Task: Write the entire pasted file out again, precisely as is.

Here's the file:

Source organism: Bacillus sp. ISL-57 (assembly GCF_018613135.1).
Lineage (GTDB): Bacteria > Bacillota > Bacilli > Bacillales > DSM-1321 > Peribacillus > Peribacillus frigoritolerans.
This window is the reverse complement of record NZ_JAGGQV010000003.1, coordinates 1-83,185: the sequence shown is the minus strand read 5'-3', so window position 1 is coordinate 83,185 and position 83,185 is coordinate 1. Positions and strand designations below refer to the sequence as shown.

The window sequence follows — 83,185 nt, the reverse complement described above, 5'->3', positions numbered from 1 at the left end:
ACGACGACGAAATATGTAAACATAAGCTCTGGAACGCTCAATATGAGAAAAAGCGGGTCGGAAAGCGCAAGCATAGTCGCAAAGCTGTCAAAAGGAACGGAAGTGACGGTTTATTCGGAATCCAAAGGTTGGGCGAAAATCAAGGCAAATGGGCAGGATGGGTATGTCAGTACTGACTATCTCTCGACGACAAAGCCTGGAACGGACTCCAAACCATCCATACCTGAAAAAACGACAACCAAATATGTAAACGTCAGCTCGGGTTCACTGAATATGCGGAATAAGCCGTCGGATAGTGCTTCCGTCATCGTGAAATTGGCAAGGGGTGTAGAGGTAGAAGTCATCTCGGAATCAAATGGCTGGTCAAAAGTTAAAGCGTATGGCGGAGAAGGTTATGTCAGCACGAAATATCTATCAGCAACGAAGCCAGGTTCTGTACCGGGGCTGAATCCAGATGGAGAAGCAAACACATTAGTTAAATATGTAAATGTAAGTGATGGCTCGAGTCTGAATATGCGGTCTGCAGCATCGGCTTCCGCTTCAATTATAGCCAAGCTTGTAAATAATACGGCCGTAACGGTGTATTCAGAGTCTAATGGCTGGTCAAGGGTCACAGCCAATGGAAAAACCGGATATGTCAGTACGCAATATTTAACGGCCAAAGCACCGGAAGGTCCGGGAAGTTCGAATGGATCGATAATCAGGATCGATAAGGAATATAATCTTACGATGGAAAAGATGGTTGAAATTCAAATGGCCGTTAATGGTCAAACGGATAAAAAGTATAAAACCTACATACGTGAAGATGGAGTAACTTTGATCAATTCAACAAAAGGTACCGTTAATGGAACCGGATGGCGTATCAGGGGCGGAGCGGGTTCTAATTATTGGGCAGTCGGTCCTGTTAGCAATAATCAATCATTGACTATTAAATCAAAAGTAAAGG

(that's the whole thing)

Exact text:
Source organism: Bacillus sp. ISL-57 (assembly GCF_018613135.1).
Lineage (GTDB): Bacteria > Bacillota > Bacilli > Bacillales > DSM-1321 > Peribacillus > Peribacillus frigoritolerans.
This window is the reverse complement of record NZ_JAGGQV010000003.1, coordinates 1-83,185: the sequence shown is the minus strand read 5'-3', so window position 1 is coordinate 83,185 and position 83,185 is coordinate 1. Positions and strand designations below refer to the sequence as shown.

The window sequence follows — 83,185 nt, the reverse complement described above, 5'->3', positions numbered from 1 at the left end:
ACGACGACGAAATATGTAAACATAAGCTCTGGAACGCTCAATATGAGAAAAAGCGGGTCGGAAAGCGCAAGCATAGTCGCAAAGCTGTCAAAAGGAACGGAAGTGACGGTTTATTCGGAATCCAAAGGTTGGGCGAAAATCAAGGCAAATGGGCAGGATGGGTATGTCAGTACTGACTATCTCTCGACGACAAAGCCTGGAACGGACTCCAAACCATCCATACCTGAAAAAACGACAACCAAATATGTAAACGTCAGCTCGGGTTCACTGAATATGCGGAATAAGCCGTCGGATAGTGCTTCCGTCATCGTGAAATTGGCAAGGGGTGTAGAGGTAGAAGTCATCTCGGAATCAAATGGCTGGTCAAAAGTTAAAGCGTATGGCGGAGAAGGTTATGTCAGCACGAAATATCTATCAGCAACGAAGCCAGGTTCTGTACCGGGGCTGAATCCAGATGGAGAAGCAAACACATTAGTTAAATATGTAAATGTAAGTGATGGCTCGAGTCTGAATATGCGGTCTGCAGCATCGGCTTCCGCTTCAATTATAGCCAAGCTTGTAAATAATACGGCCGTAACGGTGTATTCAGAGTCTAATGGCTGGTCAAGGGTCACAGCCAATGGAAAAACCGGATATGTCAGTACGCAATATTTAACGGCCAAAGCACCGGAAGGTCCGGGAAGTTCGAATGGATCGATAATCAGGATCGATAAGGAATATAATCTTACGATGGAAAAGATGGTTGAAATTCAAATGGCCGTTAATGGTCAAACGGATAAAAAGTATAAAACCTACATACGTGAAGATGGAGTAACTTTGATCAATTCAACAAAAGGTACCGTTAATGGAACCGGATGGCGTATCAGGGGCGGAGCGGGTTCTAATTATTGGGCAGTCGGTCCTGTTAGCAATAATCAATCATTGACTATTAAATCAAAAGTAAAGG